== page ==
Increasing Owed (General) Respect
Dive into this topic by watching the video, then continue to the key concepts below.
We’re not always going to be able to personally interact with the individuals behind the viewpoints we encounter.
So while it’s great to use the tactics we learned in the last lesson—such as learning each other’s stories, or playing together—what about when we come across viewpoints that we don’t understand, presented by people we don’t know?
Ideally, we ought to be able to explore ideas that don’t jive with our own so that we can determine whether we need to change our minds. But we can’t even dig into the validity of a viewpoint if we don’t have basic owed respect in the first place.
Building owed respect—i.e. expanding your in-group to include more of humanity—boils down to training your brain to see other people as part of your family, and therefore just as valid as you are.
In the same way that a big family like mine (I’m the first of seven kids!) with lots of different viewpoints can sit down for Thanksgiving and be nice, a person who develops a broad in-group can sit down and listen and treat other people’s viewpoints more easily than others.
This translates to more possibilities for creativity (considering broader arrays of ideas increases our chances of coming up with new solutions to problems) and more productive collaborations.
The best way to build this kind of owed respect is to reinforce the idea in our brains that there can be more than one “right” way to do something. IH research indicates that there are three relatively straightforward ways to do this:
1. Live Abroad
Psychologists have found that people who have lived in other countries are more likely to be creative—which means that their brains are more open to considering ideas that are outside of the expected.
The Dream Teams Intellectual Humility Study found that living in lots of different countries or states (enough that you’ve likely had to truly immerse yourself in cultures outside of your own) or living in another country for at least 3 months (enough to have to actually slot into the other country’s way of living and not just Vacation Mode), correlated with a boost in Respect For Viewpoints.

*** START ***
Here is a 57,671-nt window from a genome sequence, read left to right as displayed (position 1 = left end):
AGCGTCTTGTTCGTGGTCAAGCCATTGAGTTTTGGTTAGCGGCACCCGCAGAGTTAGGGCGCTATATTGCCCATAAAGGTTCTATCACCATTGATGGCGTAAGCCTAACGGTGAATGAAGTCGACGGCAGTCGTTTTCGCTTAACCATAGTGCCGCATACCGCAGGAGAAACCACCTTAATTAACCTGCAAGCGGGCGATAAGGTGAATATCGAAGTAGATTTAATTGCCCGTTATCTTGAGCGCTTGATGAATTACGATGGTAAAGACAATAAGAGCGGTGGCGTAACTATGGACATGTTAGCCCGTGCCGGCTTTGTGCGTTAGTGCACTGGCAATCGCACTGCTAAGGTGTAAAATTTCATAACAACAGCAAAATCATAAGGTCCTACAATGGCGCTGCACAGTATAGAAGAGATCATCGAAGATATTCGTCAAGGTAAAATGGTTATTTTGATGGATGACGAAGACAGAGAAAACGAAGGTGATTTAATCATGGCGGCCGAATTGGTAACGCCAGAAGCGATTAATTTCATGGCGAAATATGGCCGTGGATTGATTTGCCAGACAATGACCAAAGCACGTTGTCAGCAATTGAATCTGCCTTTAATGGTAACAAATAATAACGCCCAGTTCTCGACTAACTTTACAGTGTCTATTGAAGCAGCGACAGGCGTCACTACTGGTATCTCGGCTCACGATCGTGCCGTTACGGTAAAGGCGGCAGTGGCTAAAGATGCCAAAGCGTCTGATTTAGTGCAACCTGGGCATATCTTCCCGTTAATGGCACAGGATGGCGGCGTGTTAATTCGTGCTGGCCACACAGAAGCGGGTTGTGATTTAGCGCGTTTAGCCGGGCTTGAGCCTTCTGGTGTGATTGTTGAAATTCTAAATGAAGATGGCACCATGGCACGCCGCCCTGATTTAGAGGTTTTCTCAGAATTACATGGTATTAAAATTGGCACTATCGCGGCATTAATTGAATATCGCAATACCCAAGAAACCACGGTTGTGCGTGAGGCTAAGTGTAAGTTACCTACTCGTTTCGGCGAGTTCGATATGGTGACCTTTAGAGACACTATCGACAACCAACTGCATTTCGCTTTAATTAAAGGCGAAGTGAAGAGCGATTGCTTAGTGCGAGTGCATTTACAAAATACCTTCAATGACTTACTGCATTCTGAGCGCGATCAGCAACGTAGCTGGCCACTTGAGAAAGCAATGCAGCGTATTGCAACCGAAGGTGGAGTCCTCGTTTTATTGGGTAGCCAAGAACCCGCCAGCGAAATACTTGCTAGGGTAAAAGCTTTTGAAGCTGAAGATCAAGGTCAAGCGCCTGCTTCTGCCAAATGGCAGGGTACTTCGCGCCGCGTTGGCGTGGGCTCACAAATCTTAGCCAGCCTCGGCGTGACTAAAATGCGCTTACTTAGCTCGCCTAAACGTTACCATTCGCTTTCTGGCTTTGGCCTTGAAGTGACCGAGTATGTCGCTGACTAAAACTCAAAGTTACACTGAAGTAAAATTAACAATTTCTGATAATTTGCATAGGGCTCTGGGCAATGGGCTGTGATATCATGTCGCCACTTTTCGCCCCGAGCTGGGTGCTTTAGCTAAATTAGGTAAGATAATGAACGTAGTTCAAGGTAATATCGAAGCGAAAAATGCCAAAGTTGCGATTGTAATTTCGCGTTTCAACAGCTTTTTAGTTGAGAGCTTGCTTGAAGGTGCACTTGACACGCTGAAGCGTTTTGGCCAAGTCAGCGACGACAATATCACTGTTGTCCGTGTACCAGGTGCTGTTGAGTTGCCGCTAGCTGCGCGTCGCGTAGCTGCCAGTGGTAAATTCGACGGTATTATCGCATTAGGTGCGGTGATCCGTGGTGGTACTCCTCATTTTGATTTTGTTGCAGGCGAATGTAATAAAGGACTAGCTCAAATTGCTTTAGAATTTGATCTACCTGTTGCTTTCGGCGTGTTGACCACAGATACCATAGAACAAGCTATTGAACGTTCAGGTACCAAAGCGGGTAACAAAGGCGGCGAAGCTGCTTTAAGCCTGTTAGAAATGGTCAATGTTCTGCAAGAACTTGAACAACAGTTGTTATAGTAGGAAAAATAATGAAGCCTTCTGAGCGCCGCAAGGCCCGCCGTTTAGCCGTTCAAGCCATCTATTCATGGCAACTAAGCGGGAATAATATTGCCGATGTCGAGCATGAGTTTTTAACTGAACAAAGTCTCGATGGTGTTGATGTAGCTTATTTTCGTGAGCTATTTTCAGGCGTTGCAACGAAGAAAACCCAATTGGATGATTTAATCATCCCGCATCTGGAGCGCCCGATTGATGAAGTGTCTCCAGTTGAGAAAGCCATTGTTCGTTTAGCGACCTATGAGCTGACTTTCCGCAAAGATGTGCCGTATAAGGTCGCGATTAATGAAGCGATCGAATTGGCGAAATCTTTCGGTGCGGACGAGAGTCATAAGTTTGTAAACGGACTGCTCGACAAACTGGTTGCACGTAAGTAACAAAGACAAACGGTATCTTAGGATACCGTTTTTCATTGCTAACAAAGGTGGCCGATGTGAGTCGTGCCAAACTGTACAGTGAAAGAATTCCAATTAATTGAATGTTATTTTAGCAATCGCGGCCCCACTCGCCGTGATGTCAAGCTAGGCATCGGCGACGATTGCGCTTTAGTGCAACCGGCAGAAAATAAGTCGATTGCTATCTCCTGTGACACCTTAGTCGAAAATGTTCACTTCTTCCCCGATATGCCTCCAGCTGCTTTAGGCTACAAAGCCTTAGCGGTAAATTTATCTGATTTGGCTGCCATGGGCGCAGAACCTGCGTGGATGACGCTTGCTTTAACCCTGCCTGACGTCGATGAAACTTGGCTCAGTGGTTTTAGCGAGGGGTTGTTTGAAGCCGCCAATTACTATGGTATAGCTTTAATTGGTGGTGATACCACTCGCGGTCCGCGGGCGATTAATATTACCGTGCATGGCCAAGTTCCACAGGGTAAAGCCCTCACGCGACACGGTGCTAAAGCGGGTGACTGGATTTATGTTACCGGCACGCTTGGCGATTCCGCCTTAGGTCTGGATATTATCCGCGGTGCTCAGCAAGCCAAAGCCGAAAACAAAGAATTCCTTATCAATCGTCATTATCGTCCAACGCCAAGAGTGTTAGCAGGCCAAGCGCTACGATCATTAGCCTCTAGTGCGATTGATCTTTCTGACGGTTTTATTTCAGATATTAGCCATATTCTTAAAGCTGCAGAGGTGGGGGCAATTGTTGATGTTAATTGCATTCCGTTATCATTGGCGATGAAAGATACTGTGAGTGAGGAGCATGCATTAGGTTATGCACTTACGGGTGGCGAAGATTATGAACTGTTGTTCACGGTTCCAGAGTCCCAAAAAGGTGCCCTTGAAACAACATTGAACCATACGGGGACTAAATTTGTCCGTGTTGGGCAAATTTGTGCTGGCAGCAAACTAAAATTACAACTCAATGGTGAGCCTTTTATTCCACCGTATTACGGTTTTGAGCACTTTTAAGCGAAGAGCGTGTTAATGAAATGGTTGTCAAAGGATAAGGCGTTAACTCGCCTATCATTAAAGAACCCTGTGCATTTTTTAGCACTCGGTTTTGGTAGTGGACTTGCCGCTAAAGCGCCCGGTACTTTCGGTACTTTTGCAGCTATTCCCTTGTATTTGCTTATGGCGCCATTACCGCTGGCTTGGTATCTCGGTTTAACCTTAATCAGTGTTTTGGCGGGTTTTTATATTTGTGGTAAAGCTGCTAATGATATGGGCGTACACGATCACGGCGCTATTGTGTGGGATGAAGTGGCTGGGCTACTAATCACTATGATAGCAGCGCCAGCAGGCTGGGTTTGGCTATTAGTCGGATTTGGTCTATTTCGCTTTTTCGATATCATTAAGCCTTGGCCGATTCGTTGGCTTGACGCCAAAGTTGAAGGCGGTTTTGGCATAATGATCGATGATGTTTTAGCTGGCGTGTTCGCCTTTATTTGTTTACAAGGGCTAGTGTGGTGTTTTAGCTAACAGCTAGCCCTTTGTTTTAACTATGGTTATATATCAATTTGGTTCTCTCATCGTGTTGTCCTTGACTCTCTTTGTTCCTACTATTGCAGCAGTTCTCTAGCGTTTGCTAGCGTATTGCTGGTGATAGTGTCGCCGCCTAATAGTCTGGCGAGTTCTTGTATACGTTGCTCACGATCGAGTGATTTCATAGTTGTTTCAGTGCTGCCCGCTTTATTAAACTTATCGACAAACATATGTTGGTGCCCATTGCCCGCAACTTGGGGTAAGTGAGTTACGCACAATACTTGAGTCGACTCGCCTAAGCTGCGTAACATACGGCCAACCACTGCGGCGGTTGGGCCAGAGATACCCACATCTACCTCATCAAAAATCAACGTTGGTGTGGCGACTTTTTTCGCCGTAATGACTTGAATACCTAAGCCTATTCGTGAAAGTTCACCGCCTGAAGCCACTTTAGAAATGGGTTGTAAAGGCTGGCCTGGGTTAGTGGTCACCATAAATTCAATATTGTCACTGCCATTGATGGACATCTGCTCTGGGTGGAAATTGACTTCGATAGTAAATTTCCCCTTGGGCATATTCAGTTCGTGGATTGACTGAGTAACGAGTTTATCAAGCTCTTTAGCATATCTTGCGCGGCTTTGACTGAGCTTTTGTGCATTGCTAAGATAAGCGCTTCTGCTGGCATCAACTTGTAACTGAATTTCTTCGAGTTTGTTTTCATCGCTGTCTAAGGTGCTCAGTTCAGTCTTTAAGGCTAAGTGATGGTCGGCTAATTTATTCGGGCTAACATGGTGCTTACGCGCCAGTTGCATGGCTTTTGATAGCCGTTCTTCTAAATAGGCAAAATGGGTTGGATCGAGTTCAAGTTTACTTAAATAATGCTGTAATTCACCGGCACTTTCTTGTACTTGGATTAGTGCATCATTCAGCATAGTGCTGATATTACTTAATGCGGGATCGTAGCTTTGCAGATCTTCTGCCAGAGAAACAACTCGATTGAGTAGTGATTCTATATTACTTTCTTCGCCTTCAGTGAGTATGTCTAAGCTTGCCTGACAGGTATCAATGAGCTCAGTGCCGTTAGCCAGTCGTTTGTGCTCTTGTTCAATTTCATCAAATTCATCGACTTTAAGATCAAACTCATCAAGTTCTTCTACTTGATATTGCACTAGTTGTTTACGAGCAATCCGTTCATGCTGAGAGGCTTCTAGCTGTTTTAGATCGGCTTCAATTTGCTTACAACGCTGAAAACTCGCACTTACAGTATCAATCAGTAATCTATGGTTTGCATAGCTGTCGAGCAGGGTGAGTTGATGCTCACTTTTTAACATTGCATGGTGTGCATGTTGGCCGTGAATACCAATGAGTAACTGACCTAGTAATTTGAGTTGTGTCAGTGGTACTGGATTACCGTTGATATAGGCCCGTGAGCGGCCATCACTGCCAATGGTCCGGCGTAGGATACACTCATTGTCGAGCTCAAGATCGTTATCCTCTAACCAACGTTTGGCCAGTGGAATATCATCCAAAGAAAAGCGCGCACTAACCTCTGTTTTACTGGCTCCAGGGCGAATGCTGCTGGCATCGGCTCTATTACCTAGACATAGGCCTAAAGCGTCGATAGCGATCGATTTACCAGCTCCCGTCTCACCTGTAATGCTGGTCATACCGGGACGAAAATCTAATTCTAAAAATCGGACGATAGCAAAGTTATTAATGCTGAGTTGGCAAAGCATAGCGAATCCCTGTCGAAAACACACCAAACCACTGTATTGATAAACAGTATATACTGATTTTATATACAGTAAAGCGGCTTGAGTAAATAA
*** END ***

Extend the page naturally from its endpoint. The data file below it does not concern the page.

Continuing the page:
2. Read and Watch Fiction
Another surprise from the Dream Teams IH study is that people who read a fictional book every month (or more) tend to score higher on Respect For Viewpoints. And even watching a little bit of fiction television has a small, but real effect as well.
Knowing the neuroscience of storytelling makes the likely reason for this obvious, because what is fiction, if not stories of people who aren’t like us? Those stories unlock empathy (hello oxytocin!) and reinforce the idea that other people can have valid lives and ideas even if they’re not like us.
A series of studies published in 2014 by a group of Italian psychologists found that reading Harry Potter significantly reduced people’s prejudices. High school and university students who read the books were more likely to have respect for people in their out-groups—in particular immigrants and refugees—than average.
Curiously, our IH study didn’t find any correlation between reading news and Respect For Viewpoints. News is good for being informed, but not for building respect, it would appear. However, reading nonfiction books is correlated with higher IH. We’ll get into why in a few lessons from now.
3. Learn Languages
Brain scans show that multilingual people have physically different brains than people who speak just one language. And these studies show that multilingual people’s brains generally gain an advantage in problem solving and focus. People who can speak more languages generally gain the capacity to look at things from more angles, studies show, and they tend to have a higher chance of being more creative.
While there’s not much research directly studying the links between multilingualism and IH yet, any easy hypothesis to make based on these observations is that the more your brain can reinforce the idea that there’s more than one “right” way to speak, the better our ability to consider that there might be more than one valid way to think about other ideas, too. In other words, it’s not a stretch to say that having multiple languages in your head builds your respect for other viewpoints.
Two Ways to Build Respect in the Field:
AT WORK: If you work in an office type environment, get permission to “embed” with another team for a week or two.
The more far away from your team/expertise the better!
Sit with this other group and ambiently take in how they work, while you do your work. You’ll understand more about what they’re up against from sitting with them for several days.
Ask to be a fly on the wall in this team’s meetings, so you can understand what their concerns are, what their culture is like.
Ask people curious questions, and refrain from making suggestions or passing judgment unless asked to.
You’ll be surprised how people see this as a nice gesture, and also how your perspective will change.
You’ll not only generate more earned respect for this group in particular, the more time you spend with them, but you’ll also develop your owed respect abilities!
AT HOME: Video has been shown to elicit the largest oxytocin response in people of any storytelling medium. So if you can’t break away and live abroad any time soon, try virtually “traveling” to a few favorite respect-building “places” of ours on the screen:
Watch the travel series Parts Unknown, with Anthony Bourdain. (Research shows us that food is one of the great bridge-builders between cultures—and travling with the late, great Bourdain is a ton of fun!)
Watch the series Dirty Jobs, with Mike Rowe. (Putting yourself in the shoes of people who do a very different job than you is a great way to build that owed respect muscle.)
Watch the Harry Potter movies (research seriously shows that people who get into Harry Potter become more respectful of minoritized groups!)